Audrey Young is the New Zealand Herald’s political editor.

Crafar farms sale off the agenda for China leader

The sale of the Crafar farms was not raised yesterday. Photo / Christine Cornege
The sale of the Crafar farms was not raised yesterday. Photo / Christine Cornege

The sale of the Crafar farms was not raised yesterday by senior Chinese leader Jia Qinglin in his talks with the New Zealand Government.

And Acting Prime Minister Bill English was not expecting it to be raised, even informally over dinner last night at Premier House.

The ministers considering the decision were applying the law and the court judgment which overturned a previous approval to sell the 16 Crafar farms to Shanghai Pengxin.

"It's going through a process," Mr English said after the talks.

"It's not as if it is negotiable."

Mr Jia is No4 in the Chinese leadership hierarchy and is chairman of the National Committee of the Chinese People's Political Consultative Conference.

His security detail during his visit to the Beehive was relaxed as more than 40 pro-China demonstrators outnumbered and out-shouted eight protesters from the Falun Gong movement.

The Green Party did not field any demonstrators during this visit. Co-leader Russel Norman, who was in a scuffle with Chinese security staff during a protest at Parliament in 2010, was on his way to Christchurch.

But Dr Norman issued a press statement accusing Mr Jia of applying pressure to the Government to change investment rules in contributions yesterday to two newspapers, including the New Zealand Herald.

In his article, Mr Jia said China encouraged investment by capable and credible Chinese companies in New Zealand.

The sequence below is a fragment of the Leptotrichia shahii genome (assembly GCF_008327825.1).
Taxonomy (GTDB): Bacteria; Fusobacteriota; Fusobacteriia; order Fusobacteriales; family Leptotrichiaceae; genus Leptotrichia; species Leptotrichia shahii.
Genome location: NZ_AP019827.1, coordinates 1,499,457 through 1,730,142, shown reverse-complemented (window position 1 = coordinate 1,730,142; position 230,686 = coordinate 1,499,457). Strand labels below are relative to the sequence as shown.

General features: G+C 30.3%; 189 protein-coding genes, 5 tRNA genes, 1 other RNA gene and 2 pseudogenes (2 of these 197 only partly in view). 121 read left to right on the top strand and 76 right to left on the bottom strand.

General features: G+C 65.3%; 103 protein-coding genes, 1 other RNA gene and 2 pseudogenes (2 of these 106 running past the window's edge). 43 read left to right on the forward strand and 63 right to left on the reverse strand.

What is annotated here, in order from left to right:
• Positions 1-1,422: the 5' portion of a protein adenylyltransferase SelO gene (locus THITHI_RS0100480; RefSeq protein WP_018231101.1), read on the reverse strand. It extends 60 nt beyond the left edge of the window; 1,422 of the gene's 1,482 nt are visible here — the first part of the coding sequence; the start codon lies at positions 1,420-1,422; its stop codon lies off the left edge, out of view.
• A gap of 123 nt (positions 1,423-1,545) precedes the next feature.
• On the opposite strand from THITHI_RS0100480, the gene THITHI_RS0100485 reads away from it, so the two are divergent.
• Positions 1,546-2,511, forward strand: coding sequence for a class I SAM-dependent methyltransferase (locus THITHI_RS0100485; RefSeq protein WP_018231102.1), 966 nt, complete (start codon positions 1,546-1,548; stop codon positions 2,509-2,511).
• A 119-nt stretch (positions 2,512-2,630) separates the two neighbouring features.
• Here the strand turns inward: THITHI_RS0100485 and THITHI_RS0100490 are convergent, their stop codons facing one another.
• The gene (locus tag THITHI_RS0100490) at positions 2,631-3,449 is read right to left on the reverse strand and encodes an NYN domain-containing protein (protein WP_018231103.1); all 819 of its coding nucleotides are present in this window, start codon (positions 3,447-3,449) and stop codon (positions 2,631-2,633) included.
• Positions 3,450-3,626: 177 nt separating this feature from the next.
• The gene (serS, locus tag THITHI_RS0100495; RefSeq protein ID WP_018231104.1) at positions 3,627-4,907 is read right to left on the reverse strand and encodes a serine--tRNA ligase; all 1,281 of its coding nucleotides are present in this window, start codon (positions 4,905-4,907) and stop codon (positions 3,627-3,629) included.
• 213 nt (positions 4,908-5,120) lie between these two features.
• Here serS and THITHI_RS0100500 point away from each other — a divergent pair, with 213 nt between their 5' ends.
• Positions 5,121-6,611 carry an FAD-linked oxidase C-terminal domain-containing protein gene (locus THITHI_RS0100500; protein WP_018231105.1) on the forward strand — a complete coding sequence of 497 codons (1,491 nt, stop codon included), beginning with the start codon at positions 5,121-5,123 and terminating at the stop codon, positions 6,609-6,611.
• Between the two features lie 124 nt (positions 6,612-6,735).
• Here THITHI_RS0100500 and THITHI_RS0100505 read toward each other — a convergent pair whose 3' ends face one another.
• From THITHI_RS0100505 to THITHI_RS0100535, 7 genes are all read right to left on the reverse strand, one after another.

"We hope New Zealand will provide them with an enabling policy environment and facilitate Chinese investment so as to scale up two-way investment and achieve all-round and balanced growth in our business ties."

Dr Norman saw that as an affront to New Zealand, saying: "The Chinese Government has laid down a clear challenge to the sovereignty of the New Zealand government, no less than the United States challenge over nuclear weapons in the 1980s.

"The only question is whether this National Government has the courage to say no."

Mr English dismissed the comments as a "conspiracy theory."

He said human rights issues had not been raised with Mr Jia.

"New Zealand has a process by which it consistently raises and maintains a watch on human rights developments with the Chinese Government. They fully understand our interest in it."

Mr English welcomed a move by China's central bank to widen the yuan currency's trading band.

New Zealand was caught between the United States taking actions to keep its currency low and the Chinese Government not allowing its currency to rise.

"So if either of them change their polices to give more flexibility and allow their currencies to move in the way we expect they would move that would benefit New Zealand."

- NZ Herald

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